That’s the title of my piece on the passing of the carbon price/tax legislation, in Thursday’s Fin. It’s over the fold
Crunch time for carbon sceptics
Australia finally has the price on carbon first proposed by John Howard in 2007. Although passage of the Clean Energy Act by the Senate was little more than a formality, it has already changed the terms of debate.
Every day that passes from now on will put the advocates of denial, delusion and delay in a less and less tenable position. While denouncing mainstream science as ‘alarmist’, this group, has long predicted that a carbon price will bring about an economic disaster. As recently as this July, NSW Premier Barry O’Farrell predicted a ‘carbon catastrophe’, a prediction echoed by rightwing think tanks and commentators.
But now that the carbon price is in place, these predictions will be put to the test. With less than eight months to go before the policy is implemented, anyone who seriously believed these claims should be predicting an immediate collapse in investment, and acting accordingly. But among the postmodernists who pass for conservative thinkers in Australia today, any such notion of intellectual consistency is obsolete and old-fashioned.
Already, those who once predicted economic disaster are walking those predictions back. Tony Abbott’s website, for example, states that ‘On the Government’s own figures, three million Australian households will be worse off under the carbon tax.’ Since Abbott doesn’t challenge those figures, he presumably accepts the corollary that the other 5 million households will be better off. Abbott has to fall back on the rather desperate claim that ‘while the tax will increase in the future, the compensation won’t’, a claim that does not suggest much confidence in his own electoral prospects.
Meanwhile, the scientific evidence continues to mount up. A striking recent example was the publication of a report by a team led by one of the few serious scientists sceptical of the mainstream view, Richard Muller. With strong support from other self-described ‘sceptics’, Muller and his team undertook a reanalysis of climate data using 1.6 billion measurements from more than 39,000 temperature stations. Somewhat to his surprise, his results were an almost perfect match for those already reported by climate scientists.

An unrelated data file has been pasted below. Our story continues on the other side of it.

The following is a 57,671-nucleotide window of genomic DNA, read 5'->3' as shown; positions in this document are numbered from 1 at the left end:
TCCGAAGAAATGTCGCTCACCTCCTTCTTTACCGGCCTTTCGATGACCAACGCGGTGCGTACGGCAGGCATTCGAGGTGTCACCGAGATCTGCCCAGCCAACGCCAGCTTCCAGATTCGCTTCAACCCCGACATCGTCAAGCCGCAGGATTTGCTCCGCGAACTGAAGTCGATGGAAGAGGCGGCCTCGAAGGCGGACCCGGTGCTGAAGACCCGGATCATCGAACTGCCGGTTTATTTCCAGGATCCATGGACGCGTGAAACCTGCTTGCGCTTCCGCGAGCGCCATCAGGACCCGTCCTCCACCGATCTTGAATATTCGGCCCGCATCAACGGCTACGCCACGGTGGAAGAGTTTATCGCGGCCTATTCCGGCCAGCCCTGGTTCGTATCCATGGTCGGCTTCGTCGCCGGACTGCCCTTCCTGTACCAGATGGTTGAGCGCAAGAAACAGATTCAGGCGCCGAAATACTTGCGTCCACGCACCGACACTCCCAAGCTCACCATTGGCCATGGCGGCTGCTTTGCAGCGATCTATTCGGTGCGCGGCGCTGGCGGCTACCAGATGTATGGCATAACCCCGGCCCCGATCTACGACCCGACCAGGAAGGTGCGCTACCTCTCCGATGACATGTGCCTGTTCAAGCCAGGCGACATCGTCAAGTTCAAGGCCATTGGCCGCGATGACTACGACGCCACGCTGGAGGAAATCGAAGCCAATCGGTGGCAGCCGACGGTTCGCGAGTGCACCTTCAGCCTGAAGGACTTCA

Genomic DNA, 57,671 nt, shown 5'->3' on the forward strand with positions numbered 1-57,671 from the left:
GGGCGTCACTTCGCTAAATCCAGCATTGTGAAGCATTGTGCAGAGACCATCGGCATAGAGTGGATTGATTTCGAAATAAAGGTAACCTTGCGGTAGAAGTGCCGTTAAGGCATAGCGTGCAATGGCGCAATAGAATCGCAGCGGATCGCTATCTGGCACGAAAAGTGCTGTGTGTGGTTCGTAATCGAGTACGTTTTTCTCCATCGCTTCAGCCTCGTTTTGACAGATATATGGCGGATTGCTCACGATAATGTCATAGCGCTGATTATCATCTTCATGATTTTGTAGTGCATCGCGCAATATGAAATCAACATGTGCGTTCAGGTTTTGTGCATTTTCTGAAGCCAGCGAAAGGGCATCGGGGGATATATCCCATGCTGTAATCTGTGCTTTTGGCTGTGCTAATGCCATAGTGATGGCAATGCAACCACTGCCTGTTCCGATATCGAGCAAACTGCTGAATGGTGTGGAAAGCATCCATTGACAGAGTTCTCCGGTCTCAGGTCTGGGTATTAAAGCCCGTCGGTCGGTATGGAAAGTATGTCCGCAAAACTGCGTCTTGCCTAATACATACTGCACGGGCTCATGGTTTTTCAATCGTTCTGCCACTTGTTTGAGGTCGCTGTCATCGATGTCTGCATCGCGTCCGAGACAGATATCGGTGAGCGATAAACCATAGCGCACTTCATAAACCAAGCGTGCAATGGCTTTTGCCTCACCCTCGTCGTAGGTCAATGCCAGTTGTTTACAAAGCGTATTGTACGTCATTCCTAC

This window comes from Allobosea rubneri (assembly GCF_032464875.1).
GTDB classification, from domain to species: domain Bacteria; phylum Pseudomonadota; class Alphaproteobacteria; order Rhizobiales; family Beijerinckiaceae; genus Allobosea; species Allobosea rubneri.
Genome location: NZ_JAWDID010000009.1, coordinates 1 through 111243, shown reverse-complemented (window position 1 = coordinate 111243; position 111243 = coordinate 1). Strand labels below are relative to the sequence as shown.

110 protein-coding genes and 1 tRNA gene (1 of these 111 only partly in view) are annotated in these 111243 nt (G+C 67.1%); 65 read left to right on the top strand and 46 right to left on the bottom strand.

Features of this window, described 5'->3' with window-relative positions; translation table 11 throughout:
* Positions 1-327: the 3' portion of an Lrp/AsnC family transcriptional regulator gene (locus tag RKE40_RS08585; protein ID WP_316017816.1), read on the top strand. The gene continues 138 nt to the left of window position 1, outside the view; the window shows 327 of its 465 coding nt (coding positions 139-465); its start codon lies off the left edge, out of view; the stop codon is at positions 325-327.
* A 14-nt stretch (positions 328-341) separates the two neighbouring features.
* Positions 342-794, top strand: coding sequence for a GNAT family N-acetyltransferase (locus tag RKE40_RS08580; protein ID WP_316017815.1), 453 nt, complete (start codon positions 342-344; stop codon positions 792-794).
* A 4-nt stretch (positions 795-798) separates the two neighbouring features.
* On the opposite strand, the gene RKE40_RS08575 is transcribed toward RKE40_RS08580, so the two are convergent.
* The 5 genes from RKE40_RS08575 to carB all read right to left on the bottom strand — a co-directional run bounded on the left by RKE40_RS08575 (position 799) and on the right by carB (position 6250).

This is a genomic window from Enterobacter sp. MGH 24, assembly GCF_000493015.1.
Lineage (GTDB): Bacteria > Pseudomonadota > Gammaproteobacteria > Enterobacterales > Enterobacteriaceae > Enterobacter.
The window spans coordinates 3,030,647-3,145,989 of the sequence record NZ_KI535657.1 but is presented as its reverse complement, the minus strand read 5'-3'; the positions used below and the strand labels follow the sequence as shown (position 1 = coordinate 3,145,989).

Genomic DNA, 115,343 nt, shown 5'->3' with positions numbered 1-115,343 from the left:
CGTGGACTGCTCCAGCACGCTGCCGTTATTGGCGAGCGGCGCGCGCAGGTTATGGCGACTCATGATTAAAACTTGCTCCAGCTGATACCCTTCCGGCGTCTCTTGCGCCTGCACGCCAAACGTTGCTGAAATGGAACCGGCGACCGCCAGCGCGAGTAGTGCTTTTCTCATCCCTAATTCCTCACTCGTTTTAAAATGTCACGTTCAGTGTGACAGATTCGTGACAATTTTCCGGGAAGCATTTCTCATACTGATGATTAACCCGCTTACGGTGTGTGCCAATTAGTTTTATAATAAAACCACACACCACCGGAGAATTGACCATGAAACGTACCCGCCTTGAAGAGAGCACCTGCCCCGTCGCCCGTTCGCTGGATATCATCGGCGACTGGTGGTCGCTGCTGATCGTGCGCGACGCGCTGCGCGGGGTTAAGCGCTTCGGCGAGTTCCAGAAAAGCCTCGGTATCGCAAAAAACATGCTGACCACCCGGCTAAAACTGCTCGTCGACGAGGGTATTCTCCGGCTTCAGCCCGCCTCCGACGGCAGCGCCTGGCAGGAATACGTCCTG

The reaction of the ‘sceptics’ was revealing. Without exception, they rushed to denounce Muller. Clearly the term ‘sceptic’ is inappropriate here. These are ‘true disbelievers’, who will never be convinced by evidence of any kind.
Of course, as those who urged a do-nothing stance on Australia never ceased to point out, we are a small country, accounting around 2 per cent of total emissions. Our efforts will make only a modest difference. The big emitters like the US, China and India are far more important.
None of these countries is likely to introduce an explicit carbon price any time soon. That’s unfortunate, since an economy-wide carbon price is a much more cost-effective way of reducing than the direct action to which Tony Abbott is supposedly committed.
Nevertheless, there are some encouraging developments. In October, without much fanfare, China introduced a nationwide feed-in tariff for solar photovoltaic electric power. China has apparently learned the lesson of many other governments, including that of India, which offered high feed-in tariffs on a limited basis, only to see their schemes massively oversubscribed. The tariff has been set at 1 RMB (about 15 cents) per kilowatt hour. If solar PV can be delivered to the grid at that price, the economic cost of transition to a low carbon economy will be far below current estimates.
Meanwhile the US is taking the direct action route. New fuel efficiency standards announced by President Obama in July will require that fuel consumption of new cars is reduced to an average 54.5 miles per gallon (4.3 l/100km) by 2025. And in the next few weeks, the Environmental Protection Authority will announced regulations limiting CO2 emissions from power stations. These measures should ensure that the recent decline in US emissions continues into the future.
As in Australia, a change in government may see these steps reversed. But, also as in Australia, the intellectual collapse of the right is reflected in political confusion. The disarray in the Republican Presidential field reflects the fact that any candidate who is even minimally serious about the issues is unacceptable to the Republican base. Obama now beats all the Republican contenders in ‘match-up’ polls, though he would lose to a ‘generic Republican’ if only one could be found.
If the world had moved a decade ago, we would now be well on the way to stabilising the global climate. There is still time to achieve that goal at moderate economic cost. Australia, at last, has taken its first big step along that path.